Mesa, Chandler and Gilbert all have extensive reclaimed water programs that currently offset drinking water use for non-potable uses by using treated effluent to irrigate golf courses, homeowner association landscaping and other green spaces.
All three cities also use reclaimed water to recharge the water table.
Mesa and Tempe are also co-owners of the 91st Avenue Water Reclamation Plant along with Phoenix and four other municipalities.
That facility is operated by Phoenix and provides reclaimed water for a variety of uses, including cooling at Palo Verde Nuclear Generating Station.
Chandler, which has meticulously forecast its water use for decades, is unlikely to take advantage of reclaimed water for potable uses. That is because the city already has planned out where its water will come from through its eventual build-out.
“We have done a lot of preparation in the past into how to effectively use our water,” said Christopher Connor, Chandler Utility Regulatory Affairs manager.
The city already uses 100 percent of its effluent for non-potable needs, which allows the Chandler to reserve more of its potable water for drinking.
However, the city still will look at whether direct potable reuse is a viable option in the future.
“As it becomes a hotter topic, we will look at it if it would be a cost-saving topic versus (our current plans),” Connor said.
Gilbert also uses 100 percent of the town’s effluent for non-potable needs. The town has 70 miles of reclaimed water pipelines that deliver to over 50 users. Roughly 40 percent of the town’s effluent is used for turf irrigation.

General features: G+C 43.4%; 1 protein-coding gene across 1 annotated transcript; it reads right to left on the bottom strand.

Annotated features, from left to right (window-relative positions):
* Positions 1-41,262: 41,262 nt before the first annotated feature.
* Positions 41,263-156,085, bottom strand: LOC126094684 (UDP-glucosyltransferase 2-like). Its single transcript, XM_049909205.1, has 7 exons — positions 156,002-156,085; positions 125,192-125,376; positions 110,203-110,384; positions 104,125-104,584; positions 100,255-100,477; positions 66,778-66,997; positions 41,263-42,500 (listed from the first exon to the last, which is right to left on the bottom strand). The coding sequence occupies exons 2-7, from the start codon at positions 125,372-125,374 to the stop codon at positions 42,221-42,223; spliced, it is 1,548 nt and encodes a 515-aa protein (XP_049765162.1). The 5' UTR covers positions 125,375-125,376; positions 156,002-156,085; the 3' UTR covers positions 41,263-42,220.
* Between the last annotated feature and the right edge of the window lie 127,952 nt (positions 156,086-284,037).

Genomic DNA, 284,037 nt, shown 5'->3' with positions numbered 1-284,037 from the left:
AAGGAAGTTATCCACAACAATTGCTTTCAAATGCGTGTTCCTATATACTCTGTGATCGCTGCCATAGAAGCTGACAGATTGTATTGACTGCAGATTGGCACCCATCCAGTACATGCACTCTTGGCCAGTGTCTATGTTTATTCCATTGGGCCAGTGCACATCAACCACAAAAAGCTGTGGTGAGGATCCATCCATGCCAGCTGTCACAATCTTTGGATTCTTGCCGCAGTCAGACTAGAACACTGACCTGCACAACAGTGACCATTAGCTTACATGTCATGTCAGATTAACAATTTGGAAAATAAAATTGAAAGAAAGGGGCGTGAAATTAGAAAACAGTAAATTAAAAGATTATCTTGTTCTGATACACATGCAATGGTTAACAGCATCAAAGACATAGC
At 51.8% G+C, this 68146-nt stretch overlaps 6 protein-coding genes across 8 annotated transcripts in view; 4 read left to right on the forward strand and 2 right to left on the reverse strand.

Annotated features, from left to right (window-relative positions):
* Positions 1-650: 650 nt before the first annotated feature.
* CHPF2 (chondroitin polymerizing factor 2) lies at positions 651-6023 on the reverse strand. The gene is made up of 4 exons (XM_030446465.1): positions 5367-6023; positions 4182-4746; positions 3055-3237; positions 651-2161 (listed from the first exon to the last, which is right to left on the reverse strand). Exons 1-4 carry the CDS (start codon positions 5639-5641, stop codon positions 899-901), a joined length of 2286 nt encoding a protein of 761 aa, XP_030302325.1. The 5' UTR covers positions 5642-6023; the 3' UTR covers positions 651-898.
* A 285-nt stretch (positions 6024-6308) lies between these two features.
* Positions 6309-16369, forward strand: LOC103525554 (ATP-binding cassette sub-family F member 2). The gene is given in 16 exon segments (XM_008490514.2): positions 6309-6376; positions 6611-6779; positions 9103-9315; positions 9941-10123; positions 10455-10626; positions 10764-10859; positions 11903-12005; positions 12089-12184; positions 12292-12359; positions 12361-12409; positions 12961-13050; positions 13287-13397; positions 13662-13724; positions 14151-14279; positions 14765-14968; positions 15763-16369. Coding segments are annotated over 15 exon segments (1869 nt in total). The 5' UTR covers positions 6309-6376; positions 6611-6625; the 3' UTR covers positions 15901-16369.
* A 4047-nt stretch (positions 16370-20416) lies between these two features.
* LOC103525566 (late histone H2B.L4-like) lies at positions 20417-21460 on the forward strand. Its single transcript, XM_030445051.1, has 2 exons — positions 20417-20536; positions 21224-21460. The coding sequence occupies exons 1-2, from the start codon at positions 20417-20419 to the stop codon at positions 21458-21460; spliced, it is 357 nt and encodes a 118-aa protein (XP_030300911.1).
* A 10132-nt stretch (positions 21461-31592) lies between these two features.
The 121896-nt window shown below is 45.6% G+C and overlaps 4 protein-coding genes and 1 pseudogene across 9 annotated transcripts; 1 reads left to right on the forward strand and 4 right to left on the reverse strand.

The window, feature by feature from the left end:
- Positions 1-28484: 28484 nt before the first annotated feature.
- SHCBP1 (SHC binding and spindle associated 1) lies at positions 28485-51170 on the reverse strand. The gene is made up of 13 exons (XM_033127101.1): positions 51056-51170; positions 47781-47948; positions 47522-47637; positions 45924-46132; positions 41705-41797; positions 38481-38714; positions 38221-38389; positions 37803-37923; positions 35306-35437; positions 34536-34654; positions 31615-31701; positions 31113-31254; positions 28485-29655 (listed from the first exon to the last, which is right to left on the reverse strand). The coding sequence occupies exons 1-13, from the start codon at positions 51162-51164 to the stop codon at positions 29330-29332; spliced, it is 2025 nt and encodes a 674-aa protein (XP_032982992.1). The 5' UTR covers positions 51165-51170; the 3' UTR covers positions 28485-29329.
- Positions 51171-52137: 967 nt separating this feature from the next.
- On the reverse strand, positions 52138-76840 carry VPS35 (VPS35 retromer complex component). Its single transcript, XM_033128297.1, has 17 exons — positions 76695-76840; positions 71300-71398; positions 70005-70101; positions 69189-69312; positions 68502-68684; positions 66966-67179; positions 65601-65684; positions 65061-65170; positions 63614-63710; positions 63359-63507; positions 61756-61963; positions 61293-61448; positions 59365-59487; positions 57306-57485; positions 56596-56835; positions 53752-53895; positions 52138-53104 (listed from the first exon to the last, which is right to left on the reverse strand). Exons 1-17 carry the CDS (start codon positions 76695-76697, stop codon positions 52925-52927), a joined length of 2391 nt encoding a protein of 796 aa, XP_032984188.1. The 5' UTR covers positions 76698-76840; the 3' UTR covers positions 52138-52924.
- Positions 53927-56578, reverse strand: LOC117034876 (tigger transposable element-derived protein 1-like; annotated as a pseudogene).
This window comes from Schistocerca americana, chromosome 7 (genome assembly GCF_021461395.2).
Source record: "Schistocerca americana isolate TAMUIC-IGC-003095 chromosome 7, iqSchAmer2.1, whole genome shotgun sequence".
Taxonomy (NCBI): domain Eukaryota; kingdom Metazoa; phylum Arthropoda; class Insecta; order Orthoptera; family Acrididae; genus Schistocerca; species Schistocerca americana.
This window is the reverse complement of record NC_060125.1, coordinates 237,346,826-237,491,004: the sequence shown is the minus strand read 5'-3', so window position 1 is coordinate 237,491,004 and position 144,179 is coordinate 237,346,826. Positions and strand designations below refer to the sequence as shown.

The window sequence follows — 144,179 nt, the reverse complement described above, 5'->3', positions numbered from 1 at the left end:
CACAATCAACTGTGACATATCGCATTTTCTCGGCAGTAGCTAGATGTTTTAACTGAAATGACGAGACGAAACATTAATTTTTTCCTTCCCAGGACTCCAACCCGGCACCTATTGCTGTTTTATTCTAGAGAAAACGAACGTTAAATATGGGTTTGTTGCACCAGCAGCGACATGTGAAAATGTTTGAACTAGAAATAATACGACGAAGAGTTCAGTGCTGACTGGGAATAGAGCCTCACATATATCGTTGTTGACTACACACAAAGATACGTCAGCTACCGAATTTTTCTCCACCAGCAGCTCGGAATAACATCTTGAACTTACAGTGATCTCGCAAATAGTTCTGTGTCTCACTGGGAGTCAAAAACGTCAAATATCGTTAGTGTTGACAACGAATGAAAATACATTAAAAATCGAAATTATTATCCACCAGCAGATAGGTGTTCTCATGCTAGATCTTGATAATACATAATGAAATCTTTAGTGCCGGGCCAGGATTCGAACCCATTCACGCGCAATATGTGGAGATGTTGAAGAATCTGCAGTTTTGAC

The remaining 60 percent of reclaimed water in the town is used to recharge groundwater through basins like the Riparian Preserve at Water Ranch. This not only helps increase groundwater supplies but also allows the town to claim credits that can be exchanged to acquire drinking water from other sources, Gilbert wastewater manager Mark Horn said.
Gilbert does not currently have plans to divert reclaimed water resources from those current uses toward direct potable reuse, though that could change in the future as public perception shifts.
“There is a possibility in the future that as the policy changes and the public perception of potable reuse changes we could pursues it, but there are no plans right now,” Gilbert Water Resources manager Eric Braun said. “We still need to catch up from a public perception standpoint.”
Whether communities choose to move forward with direct potable reuse of reclaimed water, the increased flexibility ultimately will benefit all communities across the state as they navigate the complex water issues that go hand in hand with living in the desert.
“(This rule) benefits every community because it gives them one more water management tool,” Porter said. “Whether they use it or not, they benefit from it.”
Currently, reclaimed water accounts for only 3 percent of the state’s overall use.
The flexibility that increased usage provides could be necessary as communities around the state grapple with water use issues.
The Colorado River provides 40 percent of the state’s water supply, and Lake Mead – the reservoir that holds Colorado River water for Arizona, Nevada and California – is only 34 percent full after being 94 percent full in 2000, according to the report.
– Reach Wayne Schutsky at 480-898-6533 or firstname.lastname@example.org.